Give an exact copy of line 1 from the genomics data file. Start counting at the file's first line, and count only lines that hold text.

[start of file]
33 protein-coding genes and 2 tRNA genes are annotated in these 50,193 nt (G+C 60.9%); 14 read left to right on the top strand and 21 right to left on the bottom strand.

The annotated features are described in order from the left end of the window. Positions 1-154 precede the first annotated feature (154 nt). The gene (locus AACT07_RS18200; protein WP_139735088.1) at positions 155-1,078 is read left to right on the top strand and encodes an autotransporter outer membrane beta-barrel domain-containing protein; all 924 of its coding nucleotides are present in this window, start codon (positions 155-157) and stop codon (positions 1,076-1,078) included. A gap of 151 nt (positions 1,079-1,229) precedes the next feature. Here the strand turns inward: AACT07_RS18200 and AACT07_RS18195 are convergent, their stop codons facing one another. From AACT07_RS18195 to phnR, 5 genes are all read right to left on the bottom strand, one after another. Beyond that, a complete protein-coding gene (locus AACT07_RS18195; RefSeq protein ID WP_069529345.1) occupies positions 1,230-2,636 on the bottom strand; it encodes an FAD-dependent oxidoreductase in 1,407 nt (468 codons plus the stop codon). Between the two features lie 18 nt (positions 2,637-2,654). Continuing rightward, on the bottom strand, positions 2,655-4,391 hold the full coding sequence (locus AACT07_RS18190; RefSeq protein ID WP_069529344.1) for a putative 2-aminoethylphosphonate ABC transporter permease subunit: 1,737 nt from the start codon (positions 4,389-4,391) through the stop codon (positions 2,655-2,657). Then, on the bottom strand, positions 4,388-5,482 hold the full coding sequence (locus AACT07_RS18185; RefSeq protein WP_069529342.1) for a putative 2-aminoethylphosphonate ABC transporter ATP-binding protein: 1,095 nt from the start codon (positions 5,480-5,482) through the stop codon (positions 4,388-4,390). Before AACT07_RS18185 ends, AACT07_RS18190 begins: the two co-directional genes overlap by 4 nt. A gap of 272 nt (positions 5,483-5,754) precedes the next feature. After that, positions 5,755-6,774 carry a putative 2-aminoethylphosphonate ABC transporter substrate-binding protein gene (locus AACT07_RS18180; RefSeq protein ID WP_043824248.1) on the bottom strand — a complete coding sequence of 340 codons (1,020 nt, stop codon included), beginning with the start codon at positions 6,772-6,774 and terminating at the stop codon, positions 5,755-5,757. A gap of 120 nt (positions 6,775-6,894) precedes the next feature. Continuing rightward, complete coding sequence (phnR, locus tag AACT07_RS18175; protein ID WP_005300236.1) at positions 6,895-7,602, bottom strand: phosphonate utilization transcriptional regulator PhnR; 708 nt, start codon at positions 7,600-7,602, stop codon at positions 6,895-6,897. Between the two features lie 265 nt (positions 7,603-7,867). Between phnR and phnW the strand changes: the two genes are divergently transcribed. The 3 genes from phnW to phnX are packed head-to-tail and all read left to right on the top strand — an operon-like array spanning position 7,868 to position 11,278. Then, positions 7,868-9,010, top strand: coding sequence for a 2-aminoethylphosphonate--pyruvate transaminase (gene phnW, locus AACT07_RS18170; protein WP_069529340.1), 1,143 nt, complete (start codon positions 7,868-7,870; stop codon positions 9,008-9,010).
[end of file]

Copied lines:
33 protein-coding genes and 2 tRNA genes are annotated in these 50,193 nt (G+C 60.9%); 14 read left to right on the top strand and 21 right to left on the bottom strand.